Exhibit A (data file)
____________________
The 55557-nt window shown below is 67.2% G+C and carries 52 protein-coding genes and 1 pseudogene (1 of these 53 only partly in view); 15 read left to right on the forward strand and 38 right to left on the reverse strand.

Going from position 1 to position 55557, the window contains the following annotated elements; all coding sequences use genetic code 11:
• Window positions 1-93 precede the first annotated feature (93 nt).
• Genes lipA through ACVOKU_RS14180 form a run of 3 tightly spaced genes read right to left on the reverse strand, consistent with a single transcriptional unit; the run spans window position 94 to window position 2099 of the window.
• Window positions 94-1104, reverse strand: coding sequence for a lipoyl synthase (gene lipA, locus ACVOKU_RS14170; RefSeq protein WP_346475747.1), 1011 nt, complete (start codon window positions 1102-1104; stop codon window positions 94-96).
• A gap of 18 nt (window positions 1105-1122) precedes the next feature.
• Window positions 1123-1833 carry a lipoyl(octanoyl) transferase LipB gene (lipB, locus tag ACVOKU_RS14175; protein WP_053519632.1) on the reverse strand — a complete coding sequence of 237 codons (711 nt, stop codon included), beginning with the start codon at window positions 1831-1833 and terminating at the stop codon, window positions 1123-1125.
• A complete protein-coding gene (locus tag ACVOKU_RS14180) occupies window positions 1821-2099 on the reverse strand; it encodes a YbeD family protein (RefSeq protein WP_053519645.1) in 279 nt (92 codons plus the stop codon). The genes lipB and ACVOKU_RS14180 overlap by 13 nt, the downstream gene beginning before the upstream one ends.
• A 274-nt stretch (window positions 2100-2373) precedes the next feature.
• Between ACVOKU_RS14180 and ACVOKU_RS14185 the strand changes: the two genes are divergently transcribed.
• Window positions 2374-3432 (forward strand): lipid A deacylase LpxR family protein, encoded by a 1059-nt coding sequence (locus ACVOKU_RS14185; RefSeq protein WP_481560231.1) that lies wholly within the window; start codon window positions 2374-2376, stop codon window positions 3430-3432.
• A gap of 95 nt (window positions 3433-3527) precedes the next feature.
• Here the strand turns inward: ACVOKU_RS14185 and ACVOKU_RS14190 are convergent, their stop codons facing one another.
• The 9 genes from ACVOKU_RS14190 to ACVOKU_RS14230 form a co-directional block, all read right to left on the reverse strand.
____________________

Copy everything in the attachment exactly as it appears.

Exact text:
The 55557-nt window shown below is 67.2% G+C and carries 52 protein-coding genes and 1 pseudogene (1 of these 53 only partly in view); 15 read left to right on the forward strand and 38 right to left on the reverse strand.

Going from position 1 to position 55557, the window contains the following annotated elements; all coding sequences use genetic code 11:
• Window positions 1-93 precede the first annotated feature (93 nt).
• Genes lipA through ACVOKU_RS14180 form a run of 3 tightly spaced genes read right to left on the reverse strand, consistent with a single transcriptional unit; the run spans window position 94 to window position 2099 of the window.
• Window positions 94-1104, reverse strand: coding sequence for a lipoyl synthase (gene lipA, locus ACVOKU_RS14170; RefSeq protein WP_346475747.1), 1011 nt, complete (start codon window positions 1102-1104; stop codon window positions 94-96).
• A gap of 18 nt (window positions 1105-1122) precedes the next feature.
• Window positions 1123-1833 carry a lipoyl(octanoyl) transferase LipB gene (lipB, locus tag ACVOKU_RS14175; protein WP_053519632.1) on the reverse strand — a complete coding sequence of 237 codons (711 nt, stop codon included), beginning with the start codon at window positions 1831-1833 and terminating at the stop codon, window positions 1123-1125.
• A complete protein-coding gene (locus tag ACVOKU_RS14180) occupies window positions 1821-2099 on the reverse strand; it encodes a YbeD family protein (RefSeq protein WP_053519645.1) in 279 nt (92 codons plus the stop codon). The genes lipB and ACVOKU_RS14180 overlap by 13 nt, the downstream gene beginning before the upstream one ends.
• A 274-nt stretch (window positions 2100-2373) precedes the next feature.
• Between ACVOKU_RS14180 and ACVOKU_RS14185 the strand changes: the two genes are divergently transcribed.
• Window positions 2374-3432 (forward strand): lipid A deacylase LpxR family protein, encoded by a 1059-nt coding sequence (locus ACVOKU_RS14185; RefSeq protein WP_481560231.1) that lies wholly within the window; start codon window positions 2374-2376, stop codon window positions 3430-3432.
• A gap of 95 nt (window positions 3433-3527) precedes the next feature.
• Here the strand turns inward: ACVOKU_RS14185 and ACVOKU_RS14190 are convergent, their stop codons facing one another.
• The 9 genes from ACVOKU_RS14190 to ACVOKU_RS14230 form a co-directional block, all read right to left on the reverse strand.